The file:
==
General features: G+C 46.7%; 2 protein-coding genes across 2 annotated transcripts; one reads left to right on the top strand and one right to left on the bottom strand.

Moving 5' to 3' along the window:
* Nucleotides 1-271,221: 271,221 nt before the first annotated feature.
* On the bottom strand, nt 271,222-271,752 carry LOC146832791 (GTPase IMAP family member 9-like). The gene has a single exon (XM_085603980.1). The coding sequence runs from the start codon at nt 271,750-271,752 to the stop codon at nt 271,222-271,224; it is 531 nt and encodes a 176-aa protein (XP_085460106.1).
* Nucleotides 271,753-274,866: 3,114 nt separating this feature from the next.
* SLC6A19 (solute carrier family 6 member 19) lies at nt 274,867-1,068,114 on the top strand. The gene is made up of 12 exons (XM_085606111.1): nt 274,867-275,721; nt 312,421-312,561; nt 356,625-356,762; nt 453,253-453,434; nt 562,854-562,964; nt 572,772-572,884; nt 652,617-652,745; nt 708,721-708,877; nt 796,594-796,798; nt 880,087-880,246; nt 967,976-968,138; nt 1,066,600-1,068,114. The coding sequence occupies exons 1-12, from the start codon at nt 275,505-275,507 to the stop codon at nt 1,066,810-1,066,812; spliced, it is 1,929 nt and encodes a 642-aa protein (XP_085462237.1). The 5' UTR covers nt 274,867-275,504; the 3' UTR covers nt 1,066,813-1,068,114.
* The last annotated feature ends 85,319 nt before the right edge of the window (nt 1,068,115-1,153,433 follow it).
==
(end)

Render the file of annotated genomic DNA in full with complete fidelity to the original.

General features: G+C 46.7%; 2 protein-coding genes across 2 annotated transcripts; one reads left to right on the top strand and one right to left on the bottom strand.

Moving 5' to 3' along the window:
* Nucleotides 1-271,221: 271,221 nt before the first annotated feature.
* On the bottom strand, nt 271,222-271,752 carry LOC146832791 (GTPase IMAP family member 9-like). The gene has a single exon (XM_085603980.1). The coding sequence runs from the start codon at nt 271,750-271,752 to the stop codon at nt 271,222-271,224; it is 531 nt and encodes a 176-aa protein (XP_085460106.1).
* Nucleotides 271,753-274,866: 3,114 nt separating this feature from the next.
* SLC6A19 (solute carrier family 6 member 19) lies at nt 274,867-1,068,114 on the top strand. The gene is made up of 12 exons (XM_085606111.1): nt 274,867-275,721; nt 312,421-312,561; nt 356,625-356,762; nt 453,253-453,434; nt 562,854-562,964; nt 572,772-572,884; nt 652,617-652,745; nt 708,721-708,877; nt 796,594-796,798; nt 880,087-880,246; nt 967,976-968,138; nt 1,066,600-1,068,114. The coding sequence occupies exons 1-12, from the start codon at nt 275,505-275,507 to the stop codon at nt 1,066,810-1,066,812; spliced, it is 1,929 nt and encodes a 642-aa protein (XP_085462237.1). The 5' UTR covers nt 274,867-275,504; the 3' UTR covers nt 1,066,813-1,068,114.
* The last annotated feature ends 85,319 nt before the right edge of the window (nt 1,068,115-1,153,433 follow it).